41–60 of 78 results

Celestial Objects to Observe

A Saturn Almanac

Spectacular Saturn is a perennial favorite of telescope users everywhere. Click here to find printable data on the positions of Saturn's rings and planets.

Celestial Objects to Observe

A Big, Bright, and Beautiful Jupiter

The "King of Planets," which will dominate the evening sky from late 2011 through early 2012, is a captivating sight no matter how you look at it.

Celestial Objects to Observe

Erratum: Jupiter's Moons for May 2008

The Galilean-satellite events published in Sky & Telescope's May 2008 issue are incorrect. Here's the correct listing.

Celestial Objects to Observe

Mercury, Messenger, and Observers

As the first images are released from Messenger's flyby of the innermost planet, previous ground-based observations are proving to be surprisingly accurate.

Celestial Objects to Observe

Catching the Messenger of the Gods

Mercury is a rewarding challenge for planetary astrophotographers, as this amazing image by Massachusetts amateur John Boudreau demonstrates.

Planets

Finding Uranus and Neptune in 2006

Binoculars and our charts are all you need to spot these twin outer planets.

Celestial Objects to Observe

Phenomena of Jupiter's Moons

Virtually any telescope will show Jupiter's four Galilean satellites and their interesting interactions with the planet or its shadow.

Pandora

Celestial Objects to Observe

A Guide to the Moons of the Solar System

Not so long ago, astronomers thought only a few dozen moons orbited the planets of our solar system. Today, the total count tops 170!

Sketch of Jupiter

Planets

Jupiter: The Ultimate Observing Guide

Viewing the solar system¹s largest planet can be more than fun — even with a modest telescope, you can make observations of lasting scientific value.

Celestial Objects to Observe

Mercury in the Morning

Amateurs are observing this elusive planet more successfully than ever before; try spotting it yourself.

Celestial Objects to Observe

A Mars Record for the Ages

On August 27, 2003, at 9:51 Universal Time, the centers of Earth and Mars will be only 34,646,418 miles apart. Has Mars ever been this close before?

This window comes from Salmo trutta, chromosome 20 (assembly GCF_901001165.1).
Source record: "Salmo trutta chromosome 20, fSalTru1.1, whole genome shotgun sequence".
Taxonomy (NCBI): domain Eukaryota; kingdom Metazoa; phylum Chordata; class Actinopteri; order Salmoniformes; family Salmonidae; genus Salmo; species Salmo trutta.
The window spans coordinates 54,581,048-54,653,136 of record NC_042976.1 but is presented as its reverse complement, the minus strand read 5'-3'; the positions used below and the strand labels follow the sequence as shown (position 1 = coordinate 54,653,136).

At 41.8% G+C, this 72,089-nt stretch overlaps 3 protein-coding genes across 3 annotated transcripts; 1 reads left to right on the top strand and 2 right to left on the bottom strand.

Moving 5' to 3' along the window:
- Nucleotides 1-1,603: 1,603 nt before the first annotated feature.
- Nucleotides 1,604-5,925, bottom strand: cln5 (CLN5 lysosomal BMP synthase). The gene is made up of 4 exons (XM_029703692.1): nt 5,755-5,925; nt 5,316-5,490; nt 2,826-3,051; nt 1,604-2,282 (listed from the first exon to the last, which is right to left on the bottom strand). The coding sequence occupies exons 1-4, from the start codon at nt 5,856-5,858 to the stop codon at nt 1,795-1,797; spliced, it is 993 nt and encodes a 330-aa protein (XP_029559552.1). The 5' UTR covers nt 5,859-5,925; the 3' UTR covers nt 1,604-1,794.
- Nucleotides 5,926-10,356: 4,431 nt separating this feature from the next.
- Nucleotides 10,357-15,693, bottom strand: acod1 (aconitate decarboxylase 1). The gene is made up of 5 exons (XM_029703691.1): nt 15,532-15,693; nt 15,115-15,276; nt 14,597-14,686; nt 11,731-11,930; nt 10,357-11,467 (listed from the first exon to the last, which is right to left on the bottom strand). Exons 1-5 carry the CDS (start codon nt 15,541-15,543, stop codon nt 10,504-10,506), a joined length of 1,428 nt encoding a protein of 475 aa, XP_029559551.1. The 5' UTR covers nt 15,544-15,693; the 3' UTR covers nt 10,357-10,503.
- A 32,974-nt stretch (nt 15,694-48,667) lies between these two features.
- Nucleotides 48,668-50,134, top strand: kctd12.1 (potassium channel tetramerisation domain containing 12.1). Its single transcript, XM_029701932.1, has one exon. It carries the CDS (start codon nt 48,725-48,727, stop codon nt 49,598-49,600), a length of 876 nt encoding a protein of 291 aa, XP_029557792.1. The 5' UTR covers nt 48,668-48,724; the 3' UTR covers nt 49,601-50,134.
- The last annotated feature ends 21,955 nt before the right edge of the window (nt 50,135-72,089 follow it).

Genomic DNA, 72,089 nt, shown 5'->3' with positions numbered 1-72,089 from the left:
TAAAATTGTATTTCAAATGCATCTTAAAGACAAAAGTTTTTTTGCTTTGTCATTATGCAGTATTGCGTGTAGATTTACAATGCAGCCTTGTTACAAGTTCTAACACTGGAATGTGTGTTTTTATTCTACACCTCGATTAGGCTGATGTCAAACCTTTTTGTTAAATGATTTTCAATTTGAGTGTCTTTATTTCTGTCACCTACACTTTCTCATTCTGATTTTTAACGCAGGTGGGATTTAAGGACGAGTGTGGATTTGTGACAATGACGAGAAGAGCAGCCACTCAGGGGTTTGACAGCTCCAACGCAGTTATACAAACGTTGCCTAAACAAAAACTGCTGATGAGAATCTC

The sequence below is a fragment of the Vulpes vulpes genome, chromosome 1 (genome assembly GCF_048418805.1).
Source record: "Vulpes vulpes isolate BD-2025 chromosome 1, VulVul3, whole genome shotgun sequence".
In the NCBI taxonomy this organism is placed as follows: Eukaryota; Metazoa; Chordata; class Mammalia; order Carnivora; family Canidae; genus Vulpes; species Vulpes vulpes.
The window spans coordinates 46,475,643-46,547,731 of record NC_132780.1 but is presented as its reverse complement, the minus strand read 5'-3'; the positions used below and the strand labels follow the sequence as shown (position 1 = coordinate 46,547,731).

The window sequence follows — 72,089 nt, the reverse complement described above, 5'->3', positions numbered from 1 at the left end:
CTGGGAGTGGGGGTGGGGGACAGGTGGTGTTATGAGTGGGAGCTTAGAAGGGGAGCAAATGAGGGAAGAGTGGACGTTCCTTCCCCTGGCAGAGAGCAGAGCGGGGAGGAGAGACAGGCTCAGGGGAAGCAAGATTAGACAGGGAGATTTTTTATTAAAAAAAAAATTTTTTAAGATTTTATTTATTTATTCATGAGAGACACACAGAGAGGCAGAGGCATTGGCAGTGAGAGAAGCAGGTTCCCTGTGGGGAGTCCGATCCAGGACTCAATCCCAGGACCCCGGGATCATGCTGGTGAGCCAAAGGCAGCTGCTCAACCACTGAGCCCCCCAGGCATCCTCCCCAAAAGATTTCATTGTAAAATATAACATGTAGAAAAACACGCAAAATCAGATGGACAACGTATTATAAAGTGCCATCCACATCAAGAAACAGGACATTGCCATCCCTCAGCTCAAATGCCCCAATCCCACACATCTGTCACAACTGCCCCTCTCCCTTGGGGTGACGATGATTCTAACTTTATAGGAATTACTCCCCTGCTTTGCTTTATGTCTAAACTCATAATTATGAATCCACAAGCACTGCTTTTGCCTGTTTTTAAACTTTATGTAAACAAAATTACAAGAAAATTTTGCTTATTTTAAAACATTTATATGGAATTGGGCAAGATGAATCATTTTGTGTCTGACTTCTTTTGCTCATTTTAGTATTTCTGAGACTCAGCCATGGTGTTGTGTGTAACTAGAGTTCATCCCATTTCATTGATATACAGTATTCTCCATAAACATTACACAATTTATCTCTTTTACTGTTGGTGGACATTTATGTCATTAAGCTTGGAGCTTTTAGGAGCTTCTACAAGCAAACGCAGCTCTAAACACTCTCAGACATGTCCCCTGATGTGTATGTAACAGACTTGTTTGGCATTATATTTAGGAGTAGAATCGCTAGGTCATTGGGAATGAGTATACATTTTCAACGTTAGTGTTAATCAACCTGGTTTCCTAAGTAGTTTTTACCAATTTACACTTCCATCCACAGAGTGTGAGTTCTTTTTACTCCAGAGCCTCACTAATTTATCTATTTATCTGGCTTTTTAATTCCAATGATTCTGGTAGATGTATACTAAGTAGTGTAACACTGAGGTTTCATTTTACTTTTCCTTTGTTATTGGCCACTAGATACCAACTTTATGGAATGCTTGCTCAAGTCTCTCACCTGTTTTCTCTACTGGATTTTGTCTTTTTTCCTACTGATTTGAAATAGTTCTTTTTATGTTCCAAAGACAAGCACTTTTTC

Planets

Mars at Its All-Time Finest

Never before in human history has such a golden opportunity to observe the red planet presented itself, so make the most of it with our Mars observing guide for 2003.

Planets

The Martian Moons in 2007–08

If you've never spied Mars's two satellites, Phobos and Deimos, the end of 2007 is your best chance for a long time. You'll need a big telescope — and you'll need to know exactly where to look.

Planets

Uranus and Neptune in 2005

From now to year's end, our finder charts will help you locate Uranus (in Aquarius), Neptune (in Capricornus), and Pluto (in Ophiuchus).

Celestial Objects to Observe

The Moon Meets Jupiter and Venus

The crescent Moon joins Jupiter and Venus in the east at dawn to create a beautiful scene on November 9th and 10th.

Planets

Five Planets In a Twilight Sky

Until early April, all five planets that are ever visible to the unaided eye shine at once during dusk.

Celestial Objects to Observe

The Transit of Venus: Where to See It

For the first time since 1882, Venus will glide across the face of the Sun. Here's where you'll be able to watch this rare event on June 8, 2004.

Celestial Objects to Observe

Venus at Its Best

Venus is readily visible in the evening sky until late May during this most favorable apparition of its eight-year cycle.

Celestial Objects to Observe

One Planet, Two Moons, Three Shadows

This coming weekend, weather permitting, almost anyone with a telescope in North America (and northwestern South America) can see the shadows of three Jovian moons at once.

Celestial Objects to Observe

One Planet, One Moon, and Three Shadows

Clouds and poor seeing plagued much of North America on the night of March 27–28, 2004, but some observers still managed to see the remarkable triple shadow transit on Jupiter.

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